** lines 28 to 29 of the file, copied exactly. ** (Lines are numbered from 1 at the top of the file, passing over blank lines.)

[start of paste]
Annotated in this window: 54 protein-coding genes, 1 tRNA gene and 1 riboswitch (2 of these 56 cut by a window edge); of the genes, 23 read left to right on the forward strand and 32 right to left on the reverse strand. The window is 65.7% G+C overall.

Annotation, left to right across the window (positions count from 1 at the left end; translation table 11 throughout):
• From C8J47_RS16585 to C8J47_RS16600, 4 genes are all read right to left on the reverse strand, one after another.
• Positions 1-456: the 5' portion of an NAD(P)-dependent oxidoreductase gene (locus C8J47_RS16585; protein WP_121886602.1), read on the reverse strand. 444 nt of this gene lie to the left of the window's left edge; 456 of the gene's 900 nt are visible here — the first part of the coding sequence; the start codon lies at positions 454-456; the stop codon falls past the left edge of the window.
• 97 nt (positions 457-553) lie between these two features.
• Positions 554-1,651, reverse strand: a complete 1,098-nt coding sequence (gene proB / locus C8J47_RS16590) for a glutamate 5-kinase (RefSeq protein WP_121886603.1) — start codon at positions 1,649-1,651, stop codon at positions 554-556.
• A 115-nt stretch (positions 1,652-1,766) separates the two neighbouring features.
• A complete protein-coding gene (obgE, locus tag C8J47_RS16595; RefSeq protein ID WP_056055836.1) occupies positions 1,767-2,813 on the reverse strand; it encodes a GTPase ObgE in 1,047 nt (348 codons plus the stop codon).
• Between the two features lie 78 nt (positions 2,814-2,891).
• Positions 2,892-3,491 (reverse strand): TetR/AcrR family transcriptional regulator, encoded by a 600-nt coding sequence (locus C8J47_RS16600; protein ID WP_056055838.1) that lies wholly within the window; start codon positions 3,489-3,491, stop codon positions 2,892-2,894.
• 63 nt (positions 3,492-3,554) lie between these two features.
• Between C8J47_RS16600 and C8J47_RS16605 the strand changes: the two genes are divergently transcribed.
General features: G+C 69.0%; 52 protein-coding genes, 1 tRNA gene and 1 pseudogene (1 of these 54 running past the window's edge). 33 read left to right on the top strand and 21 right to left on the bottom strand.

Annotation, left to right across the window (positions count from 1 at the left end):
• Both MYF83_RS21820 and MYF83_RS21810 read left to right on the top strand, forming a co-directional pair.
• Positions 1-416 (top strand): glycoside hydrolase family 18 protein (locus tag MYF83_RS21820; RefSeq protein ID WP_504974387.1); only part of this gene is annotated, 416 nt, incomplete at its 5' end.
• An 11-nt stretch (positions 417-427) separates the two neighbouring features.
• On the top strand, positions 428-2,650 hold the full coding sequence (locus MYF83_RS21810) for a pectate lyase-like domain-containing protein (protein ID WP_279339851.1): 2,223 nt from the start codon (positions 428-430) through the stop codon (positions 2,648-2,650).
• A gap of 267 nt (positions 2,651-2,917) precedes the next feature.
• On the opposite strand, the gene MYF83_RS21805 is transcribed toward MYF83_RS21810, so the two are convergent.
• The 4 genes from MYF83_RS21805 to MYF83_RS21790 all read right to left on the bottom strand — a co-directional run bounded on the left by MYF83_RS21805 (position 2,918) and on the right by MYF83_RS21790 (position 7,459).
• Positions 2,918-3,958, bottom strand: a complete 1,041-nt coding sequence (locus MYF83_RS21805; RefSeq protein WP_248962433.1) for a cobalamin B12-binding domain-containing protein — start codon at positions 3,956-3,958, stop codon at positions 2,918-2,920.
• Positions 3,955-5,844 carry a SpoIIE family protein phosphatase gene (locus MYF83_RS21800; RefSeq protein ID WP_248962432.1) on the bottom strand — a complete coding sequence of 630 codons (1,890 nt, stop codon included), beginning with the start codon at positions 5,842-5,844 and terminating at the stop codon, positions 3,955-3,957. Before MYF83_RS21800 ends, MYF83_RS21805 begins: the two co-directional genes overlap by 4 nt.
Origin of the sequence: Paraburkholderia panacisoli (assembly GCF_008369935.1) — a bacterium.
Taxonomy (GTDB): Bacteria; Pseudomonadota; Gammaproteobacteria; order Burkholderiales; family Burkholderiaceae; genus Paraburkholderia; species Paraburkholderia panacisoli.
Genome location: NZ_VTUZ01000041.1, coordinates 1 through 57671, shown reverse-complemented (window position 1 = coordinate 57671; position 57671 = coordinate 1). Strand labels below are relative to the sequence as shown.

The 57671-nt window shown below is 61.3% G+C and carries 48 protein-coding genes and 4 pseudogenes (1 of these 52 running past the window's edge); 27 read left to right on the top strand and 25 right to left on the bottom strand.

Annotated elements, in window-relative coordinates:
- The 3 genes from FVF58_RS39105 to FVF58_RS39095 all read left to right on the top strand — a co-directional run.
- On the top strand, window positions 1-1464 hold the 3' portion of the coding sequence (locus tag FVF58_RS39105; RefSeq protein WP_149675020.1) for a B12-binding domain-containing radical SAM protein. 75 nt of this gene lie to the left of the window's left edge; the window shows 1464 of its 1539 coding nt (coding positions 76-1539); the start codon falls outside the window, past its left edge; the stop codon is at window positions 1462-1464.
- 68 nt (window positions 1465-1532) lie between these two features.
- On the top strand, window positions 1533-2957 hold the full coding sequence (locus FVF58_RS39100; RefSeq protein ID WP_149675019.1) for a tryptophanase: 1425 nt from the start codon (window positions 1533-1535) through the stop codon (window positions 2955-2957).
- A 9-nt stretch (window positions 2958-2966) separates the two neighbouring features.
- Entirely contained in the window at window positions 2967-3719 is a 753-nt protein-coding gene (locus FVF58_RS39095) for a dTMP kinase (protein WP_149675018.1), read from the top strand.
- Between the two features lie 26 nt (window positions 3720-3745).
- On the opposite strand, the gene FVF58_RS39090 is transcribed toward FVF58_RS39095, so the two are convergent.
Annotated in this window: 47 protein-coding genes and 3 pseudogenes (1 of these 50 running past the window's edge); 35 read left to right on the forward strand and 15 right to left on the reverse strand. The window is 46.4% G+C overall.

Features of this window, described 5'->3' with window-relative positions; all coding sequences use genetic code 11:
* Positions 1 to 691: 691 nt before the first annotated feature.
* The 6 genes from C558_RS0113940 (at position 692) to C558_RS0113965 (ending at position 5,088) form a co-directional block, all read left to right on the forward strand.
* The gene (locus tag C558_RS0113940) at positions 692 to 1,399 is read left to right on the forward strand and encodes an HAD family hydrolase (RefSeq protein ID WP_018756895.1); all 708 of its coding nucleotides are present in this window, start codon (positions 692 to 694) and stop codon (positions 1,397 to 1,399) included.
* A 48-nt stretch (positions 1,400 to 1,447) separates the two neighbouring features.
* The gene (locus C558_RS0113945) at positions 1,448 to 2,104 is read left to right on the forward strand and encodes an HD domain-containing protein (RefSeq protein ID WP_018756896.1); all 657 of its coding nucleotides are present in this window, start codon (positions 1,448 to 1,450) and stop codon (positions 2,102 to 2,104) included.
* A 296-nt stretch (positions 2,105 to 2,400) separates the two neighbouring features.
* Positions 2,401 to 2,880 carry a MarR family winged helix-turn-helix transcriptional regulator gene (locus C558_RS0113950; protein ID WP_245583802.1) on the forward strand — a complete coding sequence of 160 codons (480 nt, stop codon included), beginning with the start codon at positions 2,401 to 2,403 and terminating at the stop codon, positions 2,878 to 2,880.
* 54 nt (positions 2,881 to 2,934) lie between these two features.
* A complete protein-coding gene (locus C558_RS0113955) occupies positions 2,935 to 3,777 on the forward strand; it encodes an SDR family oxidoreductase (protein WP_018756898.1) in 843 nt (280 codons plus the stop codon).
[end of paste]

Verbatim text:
Annotated elements, in window-relative coordinates:
- The 3 genes from FVF58_RS39105 to FVF58_RS39095 all read left to right on the top strand — a co-directional run.